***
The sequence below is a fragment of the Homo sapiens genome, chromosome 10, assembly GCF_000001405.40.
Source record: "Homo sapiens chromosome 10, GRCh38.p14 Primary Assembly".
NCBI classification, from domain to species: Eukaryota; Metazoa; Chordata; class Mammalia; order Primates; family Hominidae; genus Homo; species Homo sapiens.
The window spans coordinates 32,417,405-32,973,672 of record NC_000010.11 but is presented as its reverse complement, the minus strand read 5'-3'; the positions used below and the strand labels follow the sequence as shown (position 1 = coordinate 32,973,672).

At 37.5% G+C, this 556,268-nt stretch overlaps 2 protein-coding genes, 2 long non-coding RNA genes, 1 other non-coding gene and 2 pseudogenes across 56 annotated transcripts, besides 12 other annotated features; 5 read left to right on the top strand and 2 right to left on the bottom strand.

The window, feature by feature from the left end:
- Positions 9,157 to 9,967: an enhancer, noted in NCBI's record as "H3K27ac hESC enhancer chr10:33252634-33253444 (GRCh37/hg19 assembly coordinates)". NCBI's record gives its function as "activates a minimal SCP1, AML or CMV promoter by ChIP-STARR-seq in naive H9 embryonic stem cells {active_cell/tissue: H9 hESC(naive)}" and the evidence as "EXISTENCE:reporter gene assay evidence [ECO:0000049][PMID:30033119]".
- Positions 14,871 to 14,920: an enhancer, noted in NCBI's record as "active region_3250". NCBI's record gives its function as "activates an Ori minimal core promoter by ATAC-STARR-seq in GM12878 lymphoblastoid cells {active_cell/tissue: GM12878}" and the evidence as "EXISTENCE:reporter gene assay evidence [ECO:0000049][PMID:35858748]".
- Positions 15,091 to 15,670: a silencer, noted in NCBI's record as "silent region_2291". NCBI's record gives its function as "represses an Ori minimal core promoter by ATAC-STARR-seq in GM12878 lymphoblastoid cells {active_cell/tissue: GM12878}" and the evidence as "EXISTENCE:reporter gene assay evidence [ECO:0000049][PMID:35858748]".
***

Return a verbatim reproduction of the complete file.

The sequence below is a fragment of the Homo sapiens genome, chromosome 10, assembly GCF_000001405.40.
Source record: "Homo sapiens chromosome 10, GRCh38.p14 Primary Assembly".
NCBI classification, from domain to species: Eukaryota; Metazoa; Chordata; class Mammalia; order Primates; family Hominidae; genus Homo; species Homo sapiens.
The window spans coordinates 32,417,405-32,973,672 of record NC_000010.11 but is presented as its reverse complement, the minus strand read 5'-3'; the positions used below and the strand labels follow the sequence as shown (position 1 = coordinate 32,973,672).

At 37.5% G+C, this 556,268-nt stretch overlaps 2 protein-coding genes, 2 long non-coding RNA genes, 1 other non-coding gene and 2 pseudogenes across 56 annotated transcripts, besides 12 other annotated features; 5 read left to right on the top strand and 2 right to left on the bottom strand.

The window, feature by feature from the left end:
- Positions 9,157 to 9,967: an enhancer, noted in NCBI's record as "H3K27ac hESC enhancer chr10:33252634-33253444 (GRCh37/hg19 assembly coordinates)". NCBI's record gives its function as "activates a minimal SCP1, AML or CMV promoter by ChIP-STARR-seq in naive H9 embryonic stem cells {active_cell/tissue: H9 hESC(naive)}" and the evidence as "EXISTENCE:reporter gene assay evidence [ECO:0000049][PMID:30033119]".
- Positions 14,871 to 14,920: an enhancer, noted in NCBI's record as "active region_3250". NCBI's record gives its function as "activates an Ori minimal core promoter by ATAC-STARR-seq in GM12878 lymphoblastoid cells {active_cell/tissue: GM12878}" and the evidence as "EXISTENCE:reporter gene assay evidence [ECO:0000049][PMID:35858748]".
- Positions 15,091 to 15,670: a silencer, noted in NCBI's record as "silent region_2291". NCBI's record gives its function as "represses an Ori minimal core promoter by ATAC-STARR-seq in GM12878 lymphoblastoid cells {active_cell/tissue: GM12878}" and the evidence as "EXISTENCE:reporter gene assay evidence [ECO:0000049][PMID:35858748]".